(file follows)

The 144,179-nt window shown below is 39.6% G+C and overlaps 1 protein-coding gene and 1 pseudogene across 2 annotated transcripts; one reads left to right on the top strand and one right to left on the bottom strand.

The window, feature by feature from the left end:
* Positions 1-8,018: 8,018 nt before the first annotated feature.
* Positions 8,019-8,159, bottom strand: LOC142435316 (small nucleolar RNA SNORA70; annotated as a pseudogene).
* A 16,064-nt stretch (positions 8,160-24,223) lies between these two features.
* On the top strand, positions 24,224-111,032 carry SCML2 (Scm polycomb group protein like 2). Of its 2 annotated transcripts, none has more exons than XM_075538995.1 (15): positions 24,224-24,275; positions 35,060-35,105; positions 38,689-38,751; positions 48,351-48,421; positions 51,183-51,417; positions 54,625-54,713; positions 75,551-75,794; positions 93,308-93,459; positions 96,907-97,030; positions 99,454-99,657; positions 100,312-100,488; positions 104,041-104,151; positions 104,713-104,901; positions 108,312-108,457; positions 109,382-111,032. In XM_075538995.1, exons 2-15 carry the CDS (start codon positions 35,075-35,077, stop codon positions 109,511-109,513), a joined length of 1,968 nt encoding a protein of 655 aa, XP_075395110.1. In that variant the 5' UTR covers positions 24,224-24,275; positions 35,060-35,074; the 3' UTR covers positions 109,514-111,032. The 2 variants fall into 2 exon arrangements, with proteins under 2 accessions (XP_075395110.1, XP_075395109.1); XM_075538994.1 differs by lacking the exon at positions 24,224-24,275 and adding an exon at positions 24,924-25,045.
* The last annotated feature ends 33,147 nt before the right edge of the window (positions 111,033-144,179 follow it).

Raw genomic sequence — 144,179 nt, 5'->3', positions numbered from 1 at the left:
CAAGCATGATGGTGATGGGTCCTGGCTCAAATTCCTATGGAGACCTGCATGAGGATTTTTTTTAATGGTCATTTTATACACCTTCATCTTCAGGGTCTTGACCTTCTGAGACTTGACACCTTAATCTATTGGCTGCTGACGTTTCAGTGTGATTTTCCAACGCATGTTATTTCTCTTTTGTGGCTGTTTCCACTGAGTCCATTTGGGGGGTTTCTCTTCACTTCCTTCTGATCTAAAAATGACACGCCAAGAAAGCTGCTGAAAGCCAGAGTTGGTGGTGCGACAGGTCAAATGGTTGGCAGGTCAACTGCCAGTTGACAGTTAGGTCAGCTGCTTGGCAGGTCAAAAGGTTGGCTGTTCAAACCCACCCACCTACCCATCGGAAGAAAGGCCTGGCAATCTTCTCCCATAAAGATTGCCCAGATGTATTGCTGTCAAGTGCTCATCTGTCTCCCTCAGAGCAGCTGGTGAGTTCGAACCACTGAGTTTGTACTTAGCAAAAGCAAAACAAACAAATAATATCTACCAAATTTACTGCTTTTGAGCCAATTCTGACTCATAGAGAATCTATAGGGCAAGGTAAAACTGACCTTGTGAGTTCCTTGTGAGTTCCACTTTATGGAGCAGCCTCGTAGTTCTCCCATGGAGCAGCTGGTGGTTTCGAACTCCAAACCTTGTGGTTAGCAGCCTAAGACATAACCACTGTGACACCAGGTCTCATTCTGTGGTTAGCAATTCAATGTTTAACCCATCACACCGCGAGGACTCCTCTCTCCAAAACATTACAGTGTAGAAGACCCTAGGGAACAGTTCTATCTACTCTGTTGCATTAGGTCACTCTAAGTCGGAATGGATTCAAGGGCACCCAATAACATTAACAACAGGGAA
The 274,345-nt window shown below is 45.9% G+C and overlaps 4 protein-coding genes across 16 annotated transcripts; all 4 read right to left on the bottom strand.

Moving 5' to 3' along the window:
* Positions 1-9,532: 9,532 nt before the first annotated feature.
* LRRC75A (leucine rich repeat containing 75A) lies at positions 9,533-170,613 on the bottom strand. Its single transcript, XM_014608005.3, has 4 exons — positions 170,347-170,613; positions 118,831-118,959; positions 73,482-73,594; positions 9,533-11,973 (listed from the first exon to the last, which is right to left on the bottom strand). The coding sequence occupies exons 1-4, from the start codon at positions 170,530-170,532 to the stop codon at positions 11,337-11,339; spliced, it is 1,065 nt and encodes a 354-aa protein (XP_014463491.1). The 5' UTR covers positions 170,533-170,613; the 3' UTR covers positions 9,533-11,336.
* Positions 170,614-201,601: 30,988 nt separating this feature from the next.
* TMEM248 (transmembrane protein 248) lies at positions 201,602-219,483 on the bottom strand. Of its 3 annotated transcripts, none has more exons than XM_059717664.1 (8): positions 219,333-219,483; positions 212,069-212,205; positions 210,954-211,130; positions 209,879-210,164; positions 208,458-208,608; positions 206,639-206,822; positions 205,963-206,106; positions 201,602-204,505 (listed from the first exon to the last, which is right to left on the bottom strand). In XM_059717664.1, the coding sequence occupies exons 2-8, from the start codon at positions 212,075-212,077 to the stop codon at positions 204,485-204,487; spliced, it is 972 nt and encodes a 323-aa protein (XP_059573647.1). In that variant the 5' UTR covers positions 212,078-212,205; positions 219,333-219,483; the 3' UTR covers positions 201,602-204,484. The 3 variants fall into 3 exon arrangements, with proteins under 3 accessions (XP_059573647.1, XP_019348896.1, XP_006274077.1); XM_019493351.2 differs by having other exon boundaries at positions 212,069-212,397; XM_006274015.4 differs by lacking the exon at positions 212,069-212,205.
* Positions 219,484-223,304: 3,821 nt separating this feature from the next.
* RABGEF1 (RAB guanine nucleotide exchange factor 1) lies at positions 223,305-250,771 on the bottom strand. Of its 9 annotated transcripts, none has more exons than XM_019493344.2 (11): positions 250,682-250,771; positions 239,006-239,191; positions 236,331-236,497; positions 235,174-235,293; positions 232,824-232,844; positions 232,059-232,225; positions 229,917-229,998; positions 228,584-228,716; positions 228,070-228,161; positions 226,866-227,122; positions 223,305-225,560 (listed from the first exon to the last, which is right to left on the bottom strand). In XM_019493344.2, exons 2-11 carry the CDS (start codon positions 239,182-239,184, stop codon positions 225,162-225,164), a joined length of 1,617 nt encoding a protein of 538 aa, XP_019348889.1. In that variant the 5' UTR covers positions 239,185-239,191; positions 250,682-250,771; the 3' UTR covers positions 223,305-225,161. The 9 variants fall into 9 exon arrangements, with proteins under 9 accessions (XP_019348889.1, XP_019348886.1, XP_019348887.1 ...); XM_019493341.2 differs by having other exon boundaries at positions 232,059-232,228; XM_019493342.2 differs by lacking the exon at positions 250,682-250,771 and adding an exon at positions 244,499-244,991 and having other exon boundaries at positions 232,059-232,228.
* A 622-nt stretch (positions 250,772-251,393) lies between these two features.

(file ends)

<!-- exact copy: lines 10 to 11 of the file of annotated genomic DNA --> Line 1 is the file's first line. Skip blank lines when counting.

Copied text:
The 274,345-nt window shown below is 45.9% G+C and overlaps 4 protein-coding genes across 16 annotated transcripts; all 4 read right to left on the bottom strand.

Moving 5' to 3' along the window: